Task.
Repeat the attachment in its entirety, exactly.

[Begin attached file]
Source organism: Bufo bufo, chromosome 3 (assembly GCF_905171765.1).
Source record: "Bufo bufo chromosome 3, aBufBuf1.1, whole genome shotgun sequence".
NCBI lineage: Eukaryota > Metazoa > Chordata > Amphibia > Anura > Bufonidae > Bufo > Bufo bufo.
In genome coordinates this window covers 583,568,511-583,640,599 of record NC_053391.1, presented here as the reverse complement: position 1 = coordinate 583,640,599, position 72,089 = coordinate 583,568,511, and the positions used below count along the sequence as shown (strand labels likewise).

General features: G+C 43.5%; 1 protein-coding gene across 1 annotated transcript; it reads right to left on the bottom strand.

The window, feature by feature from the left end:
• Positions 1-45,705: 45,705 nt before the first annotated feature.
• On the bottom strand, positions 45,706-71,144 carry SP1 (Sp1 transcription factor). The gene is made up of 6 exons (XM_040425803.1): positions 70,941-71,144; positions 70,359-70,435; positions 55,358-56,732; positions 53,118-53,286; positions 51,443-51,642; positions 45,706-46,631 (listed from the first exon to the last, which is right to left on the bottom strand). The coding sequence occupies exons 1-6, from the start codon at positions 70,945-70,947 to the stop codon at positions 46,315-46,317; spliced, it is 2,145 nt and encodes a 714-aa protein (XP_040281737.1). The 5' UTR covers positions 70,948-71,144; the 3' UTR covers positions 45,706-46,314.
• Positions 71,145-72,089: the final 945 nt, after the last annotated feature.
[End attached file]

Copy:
Source organism: Bufo bufo, chromosome 3 (assembly GCF_905171765.1).
Source record: "Bufo bufo chromosome 3, aBufBuf1.1, whole genome shotgun sequence".
NCBI lineage: Eukaryota > Metazoa > Chordata > Amphibia > Anura > Bufonidae > Bufo > Bufo bufo.
In genome coordinates this window covers 583,568,511-583,640,599 of record NC_053391.1, presented here as the reverse complement: position 1 = coordinate 583,640,599, position 72,089 = coordinate 583,568,511, and the positions used below count along the sequence as shown (strand labels likewise).

General features: G+C 43.5%; 1 protein-coding gene across 1 annotated transcript; it reads right to left on the bottom strand.

The window, feature by feature from the left end:
• Positions 1-45,705: 45,705 nt before the first annotated feature.
• On the bottom strand, positions 45,706-71,144 carry SP1 (Sp1 transcription factor). The gene is made up of 6 exons (XM_040425803.1): positions 70,941-71,144; positions 70,359-70,435; positions 55,358-56,732; positions 53,118-53,286; positions 51,443-51,642; positions 45,706-46,631 (listed from the first exon to the last, which is right to left on the bottom strand). The coding sequence occupies exons 1-6, from the start codon at positions 70,945-70,947 to the stop codon at positions 46,315-46,317; spliced, it is 2,145 nt and encodes a 714-aa protein (XP_040281737.1). The 5' UTR covers positions 70,948-71,144; the 3' UTR covers positions 45,706-46,314.
• Positions 71,145-72,089: the final 945 nt, after the last annotated feature.